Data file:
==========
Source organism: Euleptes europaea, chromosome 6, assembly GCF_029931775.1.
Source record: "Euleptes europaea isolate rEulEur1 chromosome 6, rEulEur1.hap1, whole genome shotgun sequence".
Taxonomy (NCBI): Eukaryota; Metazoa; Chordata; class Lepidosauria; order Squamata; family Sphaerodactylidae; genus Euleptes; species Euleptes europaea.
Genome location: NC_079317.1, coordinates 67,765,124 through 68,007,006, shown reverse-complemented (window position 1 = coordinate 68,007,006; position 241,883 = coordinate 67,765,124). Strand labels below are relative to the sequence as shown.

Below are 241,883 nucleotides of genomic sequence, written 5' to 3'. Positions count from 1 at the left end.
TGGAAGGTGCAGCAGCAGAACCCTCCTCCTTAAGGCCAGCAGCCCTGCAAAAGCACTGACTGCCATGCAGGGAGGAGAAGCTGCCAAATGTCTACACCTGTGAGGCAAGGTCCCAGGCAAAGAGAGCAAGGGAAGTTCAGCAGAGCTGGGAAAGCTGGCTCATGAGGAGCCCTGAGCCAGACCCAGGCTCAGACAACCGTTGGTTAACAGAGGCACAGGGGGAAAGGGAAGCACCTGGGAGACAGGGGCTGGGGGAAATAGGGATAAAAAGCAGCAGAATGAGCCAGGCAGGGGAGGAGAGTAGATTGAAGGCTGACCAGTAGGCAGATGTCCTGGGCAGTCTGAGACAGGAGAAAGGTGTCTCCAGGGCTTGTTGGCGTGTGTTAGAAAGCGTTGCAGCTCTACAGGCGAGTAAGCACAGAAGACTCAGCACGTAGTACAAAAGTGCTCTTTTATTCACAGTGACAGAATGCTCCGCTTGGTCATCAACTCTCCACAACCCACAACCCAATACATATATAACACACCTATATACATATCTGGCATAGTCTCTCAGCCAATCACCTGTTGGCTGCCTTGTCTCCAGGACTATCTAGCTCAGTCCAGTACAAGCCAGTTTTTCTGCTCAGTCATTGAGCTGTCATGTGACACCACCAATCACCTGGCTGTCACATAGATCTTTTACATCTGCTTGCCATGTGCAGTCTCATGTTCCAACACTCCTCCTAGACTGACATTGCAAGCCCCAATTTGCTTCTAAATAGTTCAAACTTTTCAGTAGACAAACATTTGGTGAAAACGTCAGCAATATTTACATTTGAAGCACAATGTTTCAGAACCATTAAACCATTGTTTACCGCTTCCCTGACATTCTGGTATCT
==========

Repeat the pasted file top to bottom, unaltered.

Source organism: Euleptes europaea, chromosome 6, assembly GCF_029931775.1.
Source record: "Euleptes europaea isolate rEulEur1 chromosome 6, rEulEur1.hap1, whole genome shotgun sequence".
Taxonomy (NCBI): Eukaryota; Metazoa; Chordata; class Lepidosauria; order Squamata; family Sphaerodactylidae; genus Euleptes; species Euleptes europaea.
Genome location: NC_079317.1, coordinates 67,765,124 through 68,007,006, shown reverse-complemented (window position 1 = coordinate 68,007,006; position 241,883 = coordinate 67,765,124). Strand labels below are relative to the sequence as shown.

Below are 241,883 nucleotides of genomic sequence, written 5' to 3'. Positions count from 1 at the left end.
TGGAAGGTGCAGCAGCAGAACCCTCCTCCTTAAGGCCAGCAGCCCTGCAAAAGCACTGACTGCCATGCAGGGAGGAGAAGCTGCCAAATGTCTACACCTGTGAGGCAAGGTCCCAGGCAAAGAGAGCAAGGGAAGTTCAGCAGAGCTGGGAAAGCTGGCTCATGAGGAGCCCTGAGCCAGACCCAGGCTCAGACAACCGTTGGTTAACAGAGGCACAGGGGGAAAGGGAAGCACCTGGGAGACAGGGGCTGGGGGAAATAGGGATAAAAAGCAGCAGAATGAGCCAGGCAGGGGAGGAGAGTAGATTGAAGGCTGACCAGTAGGCAGATGTCCTGGGCAGTCTGAGACAGGAGAAAGGTGTCTCCAGGGCTTGTTGGCGTGTGTTAGAAAGCGTTGCAGCTCTACAGGCGAGTAAGCACAGAAGACTCAGCACGTAGTACAAAAGTGCTCTTTTATTCACAGTGACAGAATGCTCCGCTTGGTCATCAACTCTCCACAACCCACAACCCAATACATATATAACACACCTATATACATATCTGGCATAGTCTCTCAGCCAATCACCTGTTGGCTGCCTTGTCTCCAGGACTATCTAGCTCAGTCCAGTACAAGCCAGTTTTTCTGCTCAGTCATTGAGCTGTCATGTGACACCACCAATCACCTGGCTGTCACATAGATCTTTTACATCTGCTTGCCATGTGCAGTCTCATGTTCCAACACTCCTCCTAGACTGACATTGCAAGCCCCAATTTGCTTCTAAATAGTTCAAACTTTTCAGTAGACAAACATTTGGTGAAAACGTCAGCAATATTTACATTTGAAGCACAATGTTTCAGAACCATTAAACCATTGTTTACCGCTTCCCTGACATTCTGGTATCT